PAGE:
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Two Roads Diverged: A Tribute to the Life and Legacy of John Lewis



True character is effectively tested when no one is watching, and many conclude that your conscience is the primary vehicle that drives all decision-making processes in humans. Your conscience requires the apprehension of basic social rules and the volitional intent to do well unto your peers.


Furthermore, your conscience requires a strong moral compass derived from genuine empathy towards others in order to use. Humans, like our genetic ancestors, were forced to cooperate to survive and this impacts our conscience to this day. Recent studies show that kids, unlike chimpanzees, will often take the route of teamwork to maximize their reward compared to working alone and getting just enough to survive. As we head into the next decade, we must conscientiously reflect on our daily encounters with others to improve upon the burden of the bad habits we’ve socially developed.


U.S. Rep. John Lewis was known by his fellow colleagues in the capital as the “conscience of the U.S. Congress”, which may be one of the more accurate nicknames I have heard in some time. Not only is this accurate, but rather impressive considering many including myself question if other members of congress even have a conscience. John Lewis, a man of strong faith, was drawn to Martin Luther King Jr. by listening to his sermons over the radio.


His faith in God, but also King, encouraged him to serve as the chairman of the Student Nonviolent Coordinating Committee, while attending college, and advocate for peaceful, nonviolent protests. At 23 years old, he was an organizer of the March on Washington for Jobs and Freedom in 1963, and a few years later the face of the Selma-Montgomery March in 1965. After spending five years highlighting racial injustice, leading countless protests, enduring vitriolic racist remarks, and surviving police-sponsored beatings, Lewis’ efforts contributed to the passage of the Voting Rights Act in 1965, a landmark federal achievement in the Civil Rights Movement.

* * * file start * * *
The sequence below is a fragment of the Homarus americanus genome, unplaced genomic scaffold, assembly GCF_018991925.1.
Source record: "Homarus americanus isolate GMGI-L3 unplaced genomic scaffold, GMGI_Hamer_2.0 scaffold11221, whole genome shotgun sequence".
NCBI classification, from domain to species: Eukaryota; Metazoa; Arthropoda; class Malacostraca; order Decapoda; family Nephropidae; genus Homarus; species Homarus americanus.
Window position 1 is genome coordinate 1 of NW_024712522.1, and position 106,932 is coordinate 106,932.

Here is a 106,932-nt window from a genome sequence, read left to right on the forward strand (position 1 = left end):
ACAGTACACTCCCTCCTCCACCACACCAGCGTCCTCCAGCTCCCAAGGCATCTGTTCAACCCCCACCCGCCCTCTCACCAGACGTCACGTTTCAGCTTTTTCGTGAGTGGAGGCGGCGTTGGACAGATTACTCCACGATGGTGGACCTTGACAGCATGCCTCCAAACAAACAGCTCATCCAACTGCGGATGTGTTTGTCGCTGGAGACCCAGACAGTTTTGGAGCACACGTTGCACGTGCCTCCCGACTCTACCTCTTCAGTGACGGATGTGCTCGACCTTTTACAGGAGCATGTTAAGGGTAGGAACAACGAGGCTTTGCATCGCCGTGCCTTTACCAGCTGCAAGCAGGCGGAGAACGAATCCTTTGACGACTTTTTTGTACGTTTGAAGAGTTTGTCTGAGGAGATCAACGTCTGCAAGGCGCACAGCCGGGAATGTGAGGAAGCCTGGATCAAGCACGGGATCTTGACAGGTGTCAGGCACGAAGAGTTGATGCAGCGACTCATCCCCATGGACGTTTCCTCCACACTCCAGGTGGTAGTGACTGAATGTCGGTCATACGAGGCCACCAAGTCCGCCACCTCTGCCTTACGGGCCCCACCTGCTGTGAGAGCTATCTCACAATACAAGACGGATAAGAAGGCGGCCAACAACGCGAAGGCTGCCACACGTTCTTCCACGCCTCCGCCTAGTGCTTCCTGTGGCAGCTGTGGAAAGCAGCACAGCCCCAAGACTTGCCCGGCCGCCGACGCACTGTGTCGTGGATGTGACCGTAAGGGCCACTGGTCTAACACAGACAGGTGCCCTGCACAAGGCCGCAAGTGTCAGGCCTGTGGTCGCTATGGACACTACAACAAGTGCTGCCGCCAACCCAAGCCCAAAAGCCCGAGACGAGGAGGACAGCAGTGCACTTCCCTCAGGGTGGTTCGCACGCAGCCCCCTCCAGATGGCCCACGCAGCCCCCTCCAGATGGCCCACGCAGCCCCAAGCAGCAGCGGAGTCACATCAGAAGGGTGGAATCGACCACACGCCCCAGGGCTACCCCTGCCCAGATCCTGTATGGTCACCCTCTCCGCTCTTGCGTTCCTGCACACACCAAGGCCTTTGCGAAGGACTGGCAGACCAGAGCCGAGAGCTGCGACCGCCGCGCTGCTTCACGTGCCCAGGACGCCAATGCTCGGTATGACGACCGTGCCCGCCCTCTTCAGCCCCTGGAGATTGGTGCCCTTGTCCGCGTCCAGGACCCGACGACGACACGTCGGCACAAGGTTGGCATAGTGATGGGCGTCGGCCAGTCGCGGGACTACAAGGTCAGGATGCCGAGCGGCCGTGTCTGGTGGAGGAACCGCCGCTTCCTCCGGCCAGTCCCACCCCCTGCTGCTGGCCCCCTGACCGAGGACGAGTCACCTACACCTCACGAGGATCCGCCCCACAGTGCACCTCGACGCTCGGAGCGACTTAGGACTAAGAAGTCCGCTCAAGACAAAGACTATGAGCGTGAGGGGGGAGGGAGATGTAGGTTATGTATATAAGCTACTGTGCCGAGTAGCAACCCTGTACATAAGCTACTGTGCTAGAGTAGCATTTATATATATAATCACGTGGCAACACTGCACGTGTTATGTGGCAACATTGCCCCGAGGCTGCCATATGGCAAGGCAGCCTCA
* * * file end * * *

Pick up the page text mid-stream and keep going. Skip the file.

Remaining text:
Skip forward 55 years and not much has changed, rather one can say it’s worse. A key fact I left out above, was that the Voting Rights Act was passed eight days after John Lewis was beaten until his skull was fractured in Selma. Lewis wrote in his memoirs: “The American public had already seen so much of this sort of thing, countless images of beatings and dogs and cursing and hoses. But something about that day in Selma touched a nerve deeper than anything that had come before.” On May 25, 2020 George Floyd was murdered in a way that puts many of the world’s most cynical to shame. The days that have ensued since then have been inspirational, and hopefully restored some faith for Lewis in Lewis’ final days. Unfortunately, this wasn’t the first time a person of color was killed inhumanely, but hopefully this will be an impact moment that sets us on a new trajectory.


Two roads diverged, and the individual's personal responsibility will make all the difference. Outside of the courage and justice he maintained, Lewis' life also served as a lesson in the fierce urgency of now. When Lewis looks down from heaven in 2021, my only hope is that his glance is one of hope, serenity, and closure. Equity for all gets closer everyday, but the marker can only be pushed along when the battle is viewed as a constant siege. When looking at the world from 40,000 feet this siege can go one of two ways.